I recently asked another Albuquerque author if he would be interested in doing a guest post on this blog. As a result, this week my readers will get a look at Donald T. Morgan’s ebook novel THE EAGLE’S CLAW. CLAW is the telling of the intertwined stories of two young Apaches – one a mixed-blood and the other a pure-blood – as they grow up on a reservation. The two come at life from very different perspectives in south central New Mexico in the aftermath of World War II. The prologue of CLAW takes a rather unusual approach to introducing us to Román Otero, the book’s protagonist. Read on.
THE EAGLE’S CLAW
By Donald T. Morgan
The Edge of Mountain Apache Reservation, Southern New Mexico, June 1946
Sleep brought a restless dream. Rather, it was the stitching together of a memory by the boy’s subconscious from scraps collected and then forgotten over the years. There was a man in the dream, a tall Indah with brown hair and sad, gray eyes. A small, tawny woman with long, black hair and a beautiful smile was in it, as well. The izdan, well past school age, yearned to be able to read and write. The man, who taught at the Indian school, helped her learn. They were together often. They talked and laughed and grew toward one another.
They left the reservation and were married in the white man’s way. The woman often returned to her mother’s wickiup, but the schoolteacher never came. This was good because a man gazing upon his mother-in-law risked blindness. The young wife blossomed with health and happiness and child. Strength and pride replaced the longing in the man’s eyes.
One day, more Indah brought a rodeo to the reservation. The Tinneh loved a rodeo. It was great fun to watch the gaunt, pale men flop around on bucking horses. Some of the People rode, too. The crowd cheered when a cowboy rolled in the dust, no matter he was white or tribesman.
Then a hush fell over the stands. A magnificent roan pranced into the arena. A devil horse with fire-eyes and a black mane writhing like a nest of serpents. Its great hooves struck sparks from the earth.
No one could ride him, hooted the rodeo hands. No one ever had. No one ever would. They offered the bribe of money to any who succeeded. The Apache men stirred restlessly, but advised by diyi—the shamans among them—they refused the challenge even though the prize was hefty.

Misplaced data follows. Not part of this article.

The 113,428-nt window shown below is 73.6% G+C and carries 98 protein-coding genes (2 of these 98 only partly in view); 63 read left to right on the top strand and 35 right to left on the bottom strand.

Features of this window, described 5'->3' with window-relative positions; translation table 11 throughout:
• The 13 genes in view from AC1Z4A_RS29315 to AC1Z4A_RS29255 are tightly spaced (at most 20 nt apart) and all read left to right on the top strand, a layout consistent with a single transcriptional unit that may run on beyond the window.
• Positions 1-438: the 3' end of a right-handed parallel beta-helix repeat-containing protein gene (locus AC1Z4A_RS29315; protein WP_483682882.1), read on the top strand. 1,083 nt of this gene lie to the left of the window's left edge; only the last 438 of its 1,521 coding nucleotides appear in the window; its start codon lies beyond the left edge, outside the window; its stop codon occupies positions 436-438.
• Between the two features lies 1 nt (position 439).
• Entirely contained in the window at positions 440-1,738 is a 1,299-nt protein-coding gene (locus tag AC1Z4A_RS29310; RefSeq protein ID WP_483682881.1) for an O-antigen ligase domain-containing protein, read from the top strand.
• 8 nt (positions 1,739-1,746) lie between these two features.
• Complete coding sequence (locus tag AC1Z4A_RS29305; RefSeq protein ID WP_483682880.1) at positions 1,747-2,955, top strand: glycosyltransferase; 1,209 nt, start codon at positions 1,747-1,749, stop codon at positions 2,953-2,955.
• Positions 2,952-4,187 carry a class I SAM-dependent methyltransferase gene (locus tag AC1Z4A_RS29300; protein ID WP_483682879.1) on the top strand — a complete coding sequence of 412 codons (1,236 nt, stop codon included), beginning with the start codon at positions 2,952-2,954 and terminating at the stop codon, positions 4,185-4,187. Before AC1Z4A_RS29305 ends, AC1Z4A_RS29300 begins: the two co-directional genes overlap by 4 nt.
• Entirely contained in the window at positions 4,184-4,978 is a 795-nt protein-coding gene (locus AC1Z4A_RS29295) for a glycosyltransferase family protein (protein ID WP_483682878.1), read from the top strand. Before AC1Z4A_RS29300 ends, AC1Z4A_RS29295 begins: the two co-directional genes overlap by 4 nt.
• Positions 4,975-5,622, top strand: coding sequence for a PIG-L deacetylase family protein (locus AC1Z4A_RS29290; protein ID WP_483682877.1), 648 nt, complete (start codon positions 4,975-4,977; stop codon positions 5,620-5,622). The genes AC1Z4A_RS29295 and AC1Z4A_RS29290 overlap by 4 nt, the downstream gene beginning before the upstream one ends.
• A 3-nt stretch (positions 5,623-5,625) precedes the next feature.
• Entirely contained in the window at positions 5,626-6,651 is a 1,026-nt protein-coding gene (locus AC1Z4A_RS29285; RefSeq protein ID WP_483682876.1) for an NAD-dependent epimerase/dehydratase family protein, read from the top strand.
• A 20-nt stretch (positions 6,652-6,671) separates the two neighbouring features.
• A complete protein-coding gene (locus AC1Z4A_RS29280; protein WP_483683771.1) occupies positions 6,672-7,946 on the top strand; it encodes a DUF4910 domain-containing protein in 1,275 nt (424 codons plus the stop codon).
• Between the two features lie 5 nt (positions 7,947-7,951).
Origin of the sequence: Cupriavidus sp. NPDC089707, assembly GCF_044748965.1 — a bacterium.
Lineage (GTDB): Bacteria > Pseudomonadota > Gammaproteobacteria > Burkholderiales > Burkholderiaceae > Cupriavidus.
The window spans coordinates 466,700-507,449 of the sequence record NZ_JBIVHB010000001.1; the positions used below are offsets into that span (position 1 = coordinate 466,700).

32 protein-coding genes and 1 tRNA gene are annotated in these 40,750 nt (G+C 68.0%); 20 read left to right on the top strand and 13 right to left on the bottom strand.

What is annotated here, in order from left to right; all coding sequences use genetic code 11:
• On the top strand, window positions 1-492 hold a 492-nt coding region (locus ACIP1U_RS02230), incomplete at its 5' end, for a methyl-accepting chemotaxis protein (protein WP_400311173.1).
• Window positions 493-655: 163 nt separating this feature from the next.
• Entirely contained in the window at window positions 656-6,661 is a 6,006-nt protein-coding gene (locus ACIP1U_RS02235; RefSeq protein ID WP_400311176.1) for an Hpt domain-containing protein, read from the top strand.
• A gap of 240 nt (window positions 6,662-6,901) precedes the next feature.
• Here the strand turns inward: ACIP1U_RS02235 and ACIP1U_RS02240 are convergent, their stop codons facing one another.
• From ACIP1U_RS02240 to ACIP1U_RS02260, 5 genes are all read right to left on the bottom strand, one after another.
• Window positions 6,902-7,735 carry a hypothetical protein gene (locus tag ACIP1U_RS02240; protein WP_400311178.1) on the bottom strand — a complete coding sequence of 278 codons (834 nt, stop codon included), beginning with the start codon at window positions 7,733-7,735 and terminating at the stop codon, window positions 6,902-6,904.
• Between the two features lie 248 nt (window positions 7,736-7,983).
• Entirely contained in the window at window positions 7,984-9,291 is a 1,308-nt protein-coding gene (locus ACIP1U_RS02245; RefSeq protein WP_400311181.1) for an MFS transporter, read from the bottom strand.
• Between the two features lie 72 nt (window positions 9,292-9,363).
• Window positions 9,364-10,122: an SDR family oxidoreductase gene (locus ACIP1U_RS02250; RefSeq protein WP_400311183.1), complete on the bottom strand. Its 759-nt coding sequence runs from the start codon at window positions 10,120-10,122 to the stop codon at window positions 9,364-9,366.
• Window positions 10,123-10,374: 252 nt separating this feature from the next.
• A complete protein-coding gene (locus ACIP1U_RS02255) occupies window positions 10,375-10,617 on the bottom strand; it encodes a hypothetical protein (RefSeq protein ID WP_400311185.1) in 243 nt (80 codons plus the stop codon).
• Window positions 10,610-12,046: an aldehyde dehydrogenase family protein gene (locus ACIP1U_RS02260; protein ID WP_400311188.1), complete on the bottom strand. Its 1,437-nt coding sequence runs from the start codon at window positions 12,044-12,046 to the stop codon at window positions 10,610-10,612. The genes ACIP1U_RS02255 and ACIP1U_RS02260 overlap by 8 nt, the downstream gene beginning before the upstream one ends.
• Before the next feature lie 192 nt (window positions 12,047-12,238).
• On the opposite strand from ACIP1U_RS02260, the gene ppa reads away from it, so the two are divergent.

One man stepped forward. The white man with gray eyes. A teacher didn’t make much money, and he had a family on the way. He would claim the reward.
Death stalked the arena. Evil corrupted the air. The cowboys’ flesh turned green from it. The roan danced in savage glee. The smell of horse sweat and manure and hot dogs and dust hung heavy over the crowd. Invisible owls screeched. Whippoorwills cried, and coyotes cackled.
From the uneasy safety of his dream, the boy watched the man mount the haughty horse. The chute gate flew open. The roan shot out, bucking and whirling in a frenzy. The Indah rode him! He rode the wicked beast.
Enraged by the humiliation, the roan flung himself against the fence. The man was hurt. His fingers loosened. The animal twisted savagely, and the rider fell. The demon horse wheeled.
The woman with the beautiful smile ran into the arena, waving her arms to turn the frothy beast away. The horse charged on, driven insane by talons of monster owls buried in his withers.
The man was dead. The dreamer thought the woman was, too, but she moved. Her body strained in birth even as she died.
And he knew he had seen himself born.
I have always been warned away from dream sequences to open a book, but I think this one works, don’t you? The novel weaves an interesting tale as it follows the orphaned Ro’s upbringing in an old-fashioned wickiup, overseen by a reclusive grandmother with the reputation of a witch. Jose Peyote, who thought himself emancipated through service in the US Marine Corps during the war, runs into another set of problems.
I hope you’ll be motivated to buy the Kindle book and read it for yourself.
As always, I’m interested in your reactions. Thanks for reading.
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